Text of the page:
The human brain example of another form factor. Instead of transistors, we have this biological blob inside our heads with about 100 billion neurons layered on top of one another firing in incredibly complex patterns. This is why computer scientists have taken this idea and abstracted it to build what they refer to as neural networks loosely modeled on the structure of the human brain. However, while neural nets are incredibly powerful and this area of research fascinating, we should be wary to spend too much time aiming to replicate the biological version. This was the line of thinking when inventors tried to replicate bird flight by building machines with flapping wings. Then we figured out that a fixed wing system was far more practical and efficient for our purposes.
All this is to say that we’re in the early innings of our computational journey. Regardless of the substrate, we will continue to see exponential improvements with the potentiality of recreating the notion of intelligence altogether.

Philosophy

I often return to this “10 learnings” list by Maria Popova. She published it on the 10 year anniversary of starting her blog. It’s one of my favorites.
The one I love most from this list is “seek out what magnifies your spirit.” The language is simply beautiful and the idea even more so. I’d say it serves any human being well to make sure you find space in your life for whatever it is that magnifies your spirit.

My Latest Discovery

Narcos is back babyyyyy!! (no spoilers please!)

[VIC – 87] Power of defaults. App layer vs protocol layer. Intellectual flexibility. No dairy experiment.

Business & Money

Apparently, Google is paying nearly $3 billion per year to be the default search engine on iOS devices.
This reminds me of when AOL was included as the default internet service on Windows when Windows 95 launched. You could search for and use a separate service, but there was a ton of friction in those days (remember software was sold on cd-roms in physical retail stores).
Being the default option is powerful. You don’t have to have the best product if you’re the default. You only have to be good ENOUGH. There are countless examples of this. Going back to Windows 95, it also came with Internet Explorer, which was Microsoft’s web browser. IE was not even close to being as good as Netscape Navigator. But it didn’t matter. IE was free and it was the default. Netscape’s dominant position in the browser market evaporated seemingly overnight.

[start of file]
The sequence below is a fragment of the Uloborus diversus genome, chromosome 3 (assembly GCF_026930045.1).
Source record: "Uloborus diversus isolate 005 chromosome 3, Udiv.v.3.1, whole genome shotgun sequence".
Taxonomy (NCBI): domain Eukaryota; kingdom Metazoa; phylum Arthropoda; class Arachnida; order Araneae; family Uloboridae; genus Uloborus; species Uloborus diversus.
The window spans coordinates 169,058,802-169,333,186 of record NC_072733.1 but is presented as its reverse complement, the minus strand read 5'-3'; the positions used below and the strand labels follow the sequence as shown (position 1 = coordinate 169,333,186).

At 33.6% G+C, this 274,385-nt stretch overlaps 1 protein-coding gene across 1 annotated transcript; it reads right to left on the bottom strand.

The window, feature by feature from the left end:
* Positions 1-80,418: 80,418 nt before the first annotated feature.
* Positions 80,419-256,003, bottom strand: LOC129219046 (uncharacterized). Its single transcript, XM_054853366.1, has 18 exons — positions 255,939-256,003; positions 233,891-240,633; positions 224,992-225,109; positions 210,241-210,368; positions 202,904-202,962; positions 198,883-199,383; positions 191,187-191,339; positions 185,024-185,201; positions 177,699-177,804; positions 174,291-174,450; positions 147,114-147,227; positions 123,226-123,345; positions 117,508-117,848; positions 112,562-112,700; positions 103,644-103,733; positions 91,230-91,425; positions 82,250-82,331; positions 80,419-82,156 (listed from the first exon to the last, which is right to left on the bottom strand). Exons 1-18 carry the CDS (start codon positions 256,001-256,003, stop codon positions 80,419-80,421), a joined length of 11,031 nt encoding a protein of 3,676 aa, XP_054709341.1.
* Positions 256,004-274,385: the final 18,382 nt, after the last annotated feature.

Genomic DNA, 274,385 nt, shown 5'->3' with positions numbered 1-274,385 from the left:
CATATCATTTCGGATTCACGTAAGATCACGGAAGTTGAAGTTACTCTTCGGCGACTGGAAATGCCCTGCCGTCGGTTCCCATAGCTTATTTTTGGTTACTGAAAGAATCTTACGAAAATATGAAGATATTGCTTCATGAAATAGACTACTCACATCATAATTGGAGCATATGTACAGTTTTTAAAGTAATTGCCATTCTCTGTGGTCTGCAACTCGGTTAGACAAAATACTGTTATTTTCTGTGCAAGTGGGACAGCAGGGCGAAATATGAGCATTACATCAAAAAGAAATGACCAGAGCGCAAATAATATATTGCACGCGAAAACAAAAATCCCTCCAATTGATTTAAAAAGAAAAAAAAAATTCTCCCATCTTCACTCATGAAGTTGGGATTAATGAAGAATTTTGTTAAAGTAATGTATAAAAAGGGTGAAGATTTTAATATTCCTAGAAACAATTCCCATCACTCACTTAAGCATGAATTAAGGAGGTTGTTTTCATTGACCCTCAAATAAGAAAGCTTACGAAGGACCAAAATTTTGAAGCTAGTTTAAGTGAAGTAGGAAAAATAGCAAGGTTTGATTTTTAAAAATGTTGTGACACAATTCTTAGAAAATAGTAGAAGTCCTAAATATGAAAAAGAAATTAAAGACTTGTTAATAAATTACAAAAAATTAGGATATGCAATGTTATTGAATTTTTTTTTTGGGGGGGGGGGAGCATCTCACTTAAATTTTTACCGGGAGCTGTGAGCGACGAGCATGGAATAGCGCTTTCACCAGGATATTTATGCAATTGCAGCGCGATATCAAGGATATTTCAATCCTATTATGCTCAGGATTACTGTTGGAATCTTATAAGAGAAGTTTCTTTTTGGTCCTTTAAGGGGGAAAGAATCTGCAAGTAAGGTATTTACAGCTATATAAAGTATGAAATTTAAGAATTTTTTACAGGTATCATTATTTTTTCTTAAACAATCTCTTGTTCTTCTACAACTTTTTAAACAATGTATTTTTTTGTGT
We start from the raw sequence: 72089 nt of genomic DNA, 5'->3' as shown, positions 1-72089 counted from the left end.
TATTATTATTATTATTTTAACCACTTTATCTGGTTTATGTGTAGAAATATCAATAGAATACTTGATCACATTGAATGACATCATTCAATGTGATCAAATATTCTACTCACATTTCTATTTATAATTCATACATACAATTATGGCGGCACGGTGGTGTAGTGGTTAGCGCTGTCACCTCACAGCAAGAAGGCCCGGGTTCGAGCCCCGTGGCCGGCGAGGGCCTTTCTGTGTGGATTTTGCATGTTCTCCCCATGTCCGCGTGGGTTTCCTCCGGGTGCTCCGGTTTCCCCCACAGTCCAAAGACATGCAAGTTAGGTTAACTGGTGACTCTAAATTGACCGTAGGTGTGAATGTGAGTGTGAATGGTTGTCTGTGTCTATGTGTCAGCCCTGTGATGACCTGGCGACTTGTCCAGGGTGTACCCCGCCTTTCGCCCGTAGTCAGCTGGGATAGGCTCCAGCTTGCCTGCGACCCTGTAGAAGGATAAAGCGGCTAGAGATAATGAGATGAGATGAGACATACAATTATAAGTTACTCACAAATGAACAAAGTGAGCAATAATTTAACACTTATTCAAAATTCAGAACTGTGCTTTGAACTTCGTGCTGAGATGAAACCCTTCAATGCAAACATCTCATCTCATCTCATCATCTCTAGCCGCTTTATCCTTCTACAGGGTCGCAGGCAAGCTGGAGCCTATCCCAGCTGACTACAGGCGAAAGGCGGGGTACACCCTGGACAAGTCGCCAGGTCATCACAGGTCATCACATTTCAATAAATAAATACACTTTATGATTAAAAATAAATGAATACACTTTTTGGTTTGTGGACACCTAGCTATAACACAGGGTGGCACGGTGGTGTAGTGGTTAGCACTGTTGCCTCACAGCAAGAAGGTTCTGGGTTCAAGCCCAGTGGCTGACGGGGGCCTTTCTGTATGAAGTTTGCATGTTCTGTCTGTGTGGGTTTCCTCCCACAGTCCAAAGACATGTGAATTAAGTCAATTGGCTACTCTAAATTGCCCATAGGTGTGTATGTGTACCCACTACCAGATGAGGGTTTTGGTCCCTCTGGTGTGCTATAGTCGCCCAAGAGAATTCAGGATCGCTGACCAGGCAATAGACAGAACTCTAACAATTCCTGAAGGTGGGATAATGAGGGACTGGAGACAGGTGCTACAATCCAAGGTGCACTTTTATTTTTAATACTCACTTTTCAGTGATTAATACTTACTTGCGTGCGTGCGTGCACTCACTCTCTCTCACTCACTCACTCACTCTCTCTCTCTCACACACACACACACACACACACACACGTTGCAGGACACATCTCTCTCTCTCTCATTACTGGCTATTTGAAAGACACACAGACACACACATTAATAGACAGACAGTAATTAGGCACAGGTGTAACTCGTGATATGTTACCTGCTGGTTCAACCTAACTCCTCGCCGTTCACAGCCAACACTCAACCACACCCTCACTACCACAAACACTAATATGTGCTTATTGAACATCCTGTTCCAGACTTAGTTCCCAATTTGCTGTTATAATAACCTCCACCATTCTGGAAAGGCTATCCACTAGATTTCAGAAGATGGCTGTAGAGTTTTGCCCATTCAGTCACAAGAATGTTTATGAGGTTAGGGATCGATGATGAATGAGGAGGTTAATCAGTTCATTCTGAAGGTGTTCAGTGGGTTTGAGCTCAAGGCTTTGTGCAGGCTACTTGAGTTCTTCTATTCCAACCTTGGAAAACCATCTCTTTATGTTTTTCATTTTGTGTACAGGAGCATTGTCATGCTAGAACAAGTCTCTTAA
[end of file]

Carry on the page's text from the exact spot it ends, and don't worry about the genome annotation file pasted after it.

Tied to this idea of being the default, is distribution. Again here, the product can be inferior if the distribution strategy is spot on. The direct to consumer model has started to change this a bit, but not by much. Distribution still matters a ton.

Human Progress

There’s something interesting happening with the development of blockchains. If you think about the internet in its current incarnation, there is no value capture at the protocol layer. No one got rich solely by creating or investing in open protocols (HTTP, TCP/IP, etc). Instead, all of the value has been captured at the application layer. The big internet companies that have built successful applications on top to the protocols have made all the money.
The reverse is true with blockchain. The market cap of Ethereum is north of $30 billion and Bitcoin is over $70 billion. But the most valuable companies that have built interesting applications on top of the leading blockchain networks might be worth a couple hundred million dollars, at the high end. Most of the value is accruing at the protocol layer.
This suggests that the internet of tomorrow might look vastly different than it does today. With data replicated and shared across a decentralized network, perhaps massive monopoly platforms will not grow to dominate their markets as they do today. Perhaps competition will be more vibrant as barriers to entry come down and new creators can emerge. Perhaps this is how it was always meant to be.

Philosophy

For a long time, I’ve been doing a certain thing a specific way. Recently, some one suggested I do it another way. I gave feedback that I didn’t think it would work for all of these conceptual reasons (not based on any evidence). Then a bit later, I witnessed some one else doing it the way it had been suggested to me. It worked perfectly and made complete sense.
I stretch a lot in the gym these days, sometimes even devoting an entire day to just doing it. But it’s clear my intellectual flexibility needs work. If someone that you trust and admire makes a suggestion, it often makes sense to give it a try, at least once or twice. Of course, there’s no guarantee that what works for them will work for you. But there’s a reason that that person holds your respect and admiration in the first place.

My Latest Discovery

I’ve been trying a bit of an experiment for the last couple of weeks. I’ve removed dairy from my diet to see if it makes me feel materially different (outside of one scoop of cookie dough ice cream that I couldn’t resist 😞 ). So no cheese on my chicken parm, no yogurt in my protein shakes, and I’ve even swapped out my normal whey protein supplement with a plant based protein substitute. Overall, I’d say I’ve noticed better digestion, a bit more energy, and my allergies seem to less of a problem. Planning to keep this up to see if the changes persist.